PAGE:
• Organisational fatigue: The sheer speed and scale of organisational change over the preceding years has meant that further operational and compliance obligations are facing resistance. ‘By design’ processes can help alleviate some of these pressures on employees.

Next steps in uplifting capability
In response to the above, ADIs must make informed decisions to effectively progress the maturity of their data management capabilities. There are still many opportunities to unlock the value of data whilst simultaneously managing regulatory and operational risk:

  • Make the most of technology: The efficiency and effectiveness of Data Platforms has improved significantly over the preceding five years. Selecting and implementing the right technology enablers can allow ADIs to automate data quality at scale, improve governance and control over access rights and uplift metadata management.
  • Stay on the front-foot with governance and compliance: A competitive advantage is not driven from meeting expectations, but from exceeding them and setting the standard. ADIs need to ensure they are anticipating future trends in governance, including what policies on the ethical use of data and AI should be, and driving appropriate accountability structures.
  • Tailoring a data strategy to an organisation’s unique needs: An organisation’s data strategy should align with its overall mission and goals. Setting realistic expectations and identifying opportunities to show value early on can set a strategy up for success and continued executive support.
  • Understanding the data landscape and acknowledging limitations: Taking a pragmatic approach is key to enhancing data management maturity. An understanding of ‘where we are’, ‘where we want to be’ and ‘where can we realistically get to’ should be the first step in strategy development. This will allow ADI’s to agree and prioritise initiatives, establish strategic solutions and position the organisation for success by seeing data as a strategic asset.

Opportunities from better data management
There are multiple benefits from continuing on the data management uplift journey: 

Emerging tech
Greater scale in the availability of high-quality data is central to an effective emerging technology strategy, and the notion of ‘garbage in, garbage out’ has never been more relevant.

Consumer trust
Meeting and exceeding the expectations of consumers by using and managing their information in a responsible way can help re-establish trust and improve loyalty. This will become only more important as further ethical questions are raised by the more prevalent use of emerging technology.

Operational risk management
A holistic data management capability can help decrease the likelihood of errors in decision-making as a result of poor data and can improve financial resilience by allowing for timelier and more accurate financial and risk reporting.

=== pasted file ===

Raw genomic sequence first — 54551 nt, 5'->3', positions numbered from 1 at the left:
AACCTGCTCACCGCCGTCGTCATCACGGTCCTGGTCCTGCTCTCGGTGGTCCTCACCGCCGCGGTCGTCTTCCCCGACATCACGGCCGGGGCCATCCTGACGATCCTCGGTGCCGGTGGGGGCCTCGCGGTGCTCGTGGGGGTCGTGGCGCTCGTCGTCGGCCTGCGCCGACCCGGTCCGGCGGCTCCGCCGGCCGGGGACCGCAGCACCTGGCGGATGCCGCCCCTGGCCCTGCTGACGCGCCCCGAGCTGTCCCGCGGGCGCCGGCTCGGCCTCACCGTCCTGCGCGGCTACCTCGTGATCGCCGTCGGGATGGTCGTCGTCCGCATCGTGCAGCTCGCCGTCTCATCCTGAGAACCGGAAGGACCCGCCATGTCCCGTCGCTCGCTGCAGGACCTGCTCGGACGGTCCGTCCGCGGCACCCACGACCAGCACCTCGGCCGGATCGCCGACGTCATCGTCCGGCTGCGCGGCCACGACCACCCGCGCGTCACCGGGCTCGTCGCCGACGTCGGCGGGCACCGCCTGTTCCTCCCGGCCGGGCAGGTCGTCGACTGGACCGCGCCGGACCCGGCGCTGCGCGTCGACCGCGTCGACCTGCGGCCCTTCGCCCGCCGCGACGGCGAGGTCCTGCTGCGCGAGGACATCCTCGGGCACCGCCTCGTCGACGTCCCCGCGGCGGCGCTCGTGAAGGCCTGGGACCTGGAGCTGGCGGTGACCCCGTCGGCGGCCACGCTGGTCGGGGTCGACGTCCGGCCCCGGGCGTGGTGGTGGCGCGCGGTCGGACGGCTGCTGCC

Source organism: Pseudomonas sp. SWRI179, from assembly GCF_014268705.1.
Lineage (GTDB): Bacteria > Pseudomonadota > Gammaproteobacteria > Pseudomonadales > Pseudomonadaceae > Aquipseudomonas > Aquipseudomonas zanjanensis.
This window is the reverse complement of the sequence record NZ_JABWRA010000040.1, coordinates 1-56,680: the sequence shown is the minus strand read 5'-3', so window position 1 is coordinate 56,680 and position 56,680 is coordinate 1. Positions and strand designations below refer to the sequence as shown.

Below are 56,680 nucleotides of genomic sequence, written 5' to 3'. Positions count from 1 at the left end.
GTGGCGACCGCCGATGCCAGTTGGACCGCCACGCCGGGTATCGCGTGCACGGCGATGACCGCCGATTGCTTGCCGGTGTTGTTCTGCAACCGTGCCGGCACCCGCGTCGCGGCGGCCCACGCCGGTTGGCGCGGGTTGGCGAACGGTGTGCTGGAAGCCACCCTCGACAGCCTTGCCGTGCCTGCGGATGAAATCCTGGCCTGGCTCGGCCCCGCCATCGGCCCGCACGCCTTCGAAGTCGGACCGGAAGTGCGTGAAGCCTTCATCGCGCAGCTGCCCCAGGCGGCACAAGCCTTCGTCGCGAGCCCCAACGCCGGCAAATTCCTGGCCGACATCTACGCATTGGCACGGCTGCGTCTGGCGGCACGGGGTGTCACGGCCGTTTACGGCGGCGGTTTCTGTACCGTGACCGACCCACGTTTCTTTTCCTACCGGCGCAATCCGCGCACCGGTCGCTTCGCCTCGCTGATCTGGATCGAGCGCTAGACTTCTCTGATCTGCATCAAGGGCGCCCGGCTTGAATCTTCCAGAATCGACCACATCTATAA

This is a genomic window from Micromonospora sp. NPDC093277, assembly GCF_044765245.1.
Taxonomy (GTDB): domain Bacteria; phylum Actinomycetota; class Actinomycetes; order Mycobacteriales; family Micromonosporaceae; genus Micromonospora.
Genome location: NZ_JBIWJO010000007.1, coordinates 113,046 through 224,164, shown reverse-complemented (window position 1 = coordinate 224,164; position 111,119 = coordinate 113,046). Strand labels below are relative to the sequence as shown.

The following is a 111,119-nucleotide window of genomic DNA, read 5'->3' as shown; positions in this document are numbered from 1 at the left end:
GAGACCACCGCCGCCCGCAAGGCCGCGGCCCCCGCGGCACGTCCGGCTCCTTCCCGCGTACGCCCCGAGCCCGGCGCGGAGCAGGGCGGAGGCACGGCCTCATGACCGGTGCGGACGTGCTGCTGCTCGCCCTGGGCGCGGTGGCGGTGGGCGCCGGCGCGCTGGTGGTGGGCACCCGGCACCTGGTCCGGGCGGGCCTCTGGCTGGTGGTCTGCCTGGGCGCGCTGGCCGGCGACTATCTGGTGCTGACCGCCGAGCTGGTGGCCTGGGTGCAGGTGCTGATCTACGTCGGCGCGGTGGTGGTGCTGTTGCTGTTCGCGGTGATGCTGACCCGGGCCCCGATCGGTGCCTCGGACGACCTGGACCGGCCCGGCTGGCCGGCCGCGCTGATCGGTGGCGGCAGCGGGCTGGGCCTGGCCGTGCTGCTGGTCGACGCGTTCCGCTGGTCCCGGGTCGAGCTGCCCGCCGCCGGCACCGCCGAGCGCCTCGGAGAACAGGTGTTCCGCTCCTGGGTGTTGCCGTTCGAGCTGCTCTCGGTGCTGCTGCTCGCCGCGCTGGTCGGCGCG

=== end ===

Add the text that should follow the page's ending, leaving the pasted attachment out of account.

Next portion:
Comprehensive credit reporting
Better understanding of the customer with verifiable positive credit information will help lenders meet their responsible lending requirements and enable them to tailor offerings to customers with proven abilities to manage their credit obligations.

Meet our authors

Simon Crisp

Simon Crisp

Partner, Risk Advisory

Simon is a Partner in Deloitte’s Data Risk and Compliance Analytics team and specialist data and automation leader. Simon has over 20 years’ experience both in operational and consulting data and analytics roles. Simon has an innovative style and is passionate about leveraging data insights and analytics to help businesses and risk functions to drive maximum from their data and to enable effective decision-making. Focus areas include; data and analytics strategy, digital risk, big data, robotic and cognitive process automation (RPA), cognitive engagement, CoE design and operating model development, information management, data governance and business intelligence.

Melissa  Ferrer

Melissa  Ferrer

Partner, Consulting

Melissa is a partner in the Sydney Data practice in Deloitte Consulting with over 25 years’ experience in data and information management. She joined Deloitte in Jan 2014. Her role prior to that was Executive Manager, Data Services at CBA, where she worked from 2007 to 2013. Prior to CBA she worked in consulting roles in the US and Australia.

Sean Moore

Sean Moore

Partner, Risk Advisory

Sean has over 20 years’ experience within institutional and investment banking. At Deloitte, Sean is focused on providing his in-depth experience and expertise to financial institutions on Risk, Technology and Business Transformation. Previously, as a Managing Director at some of the largest global banks, he held key roles including Global Head of Operational Risk, APAC Head of Product Control, COO of European Equity Trading, Head of Finance for Continental Europe and COO Australia. His international career has seen him live and work in Australia, New York, London, Zurich, Frankfurt, Singapore and Hong Kong.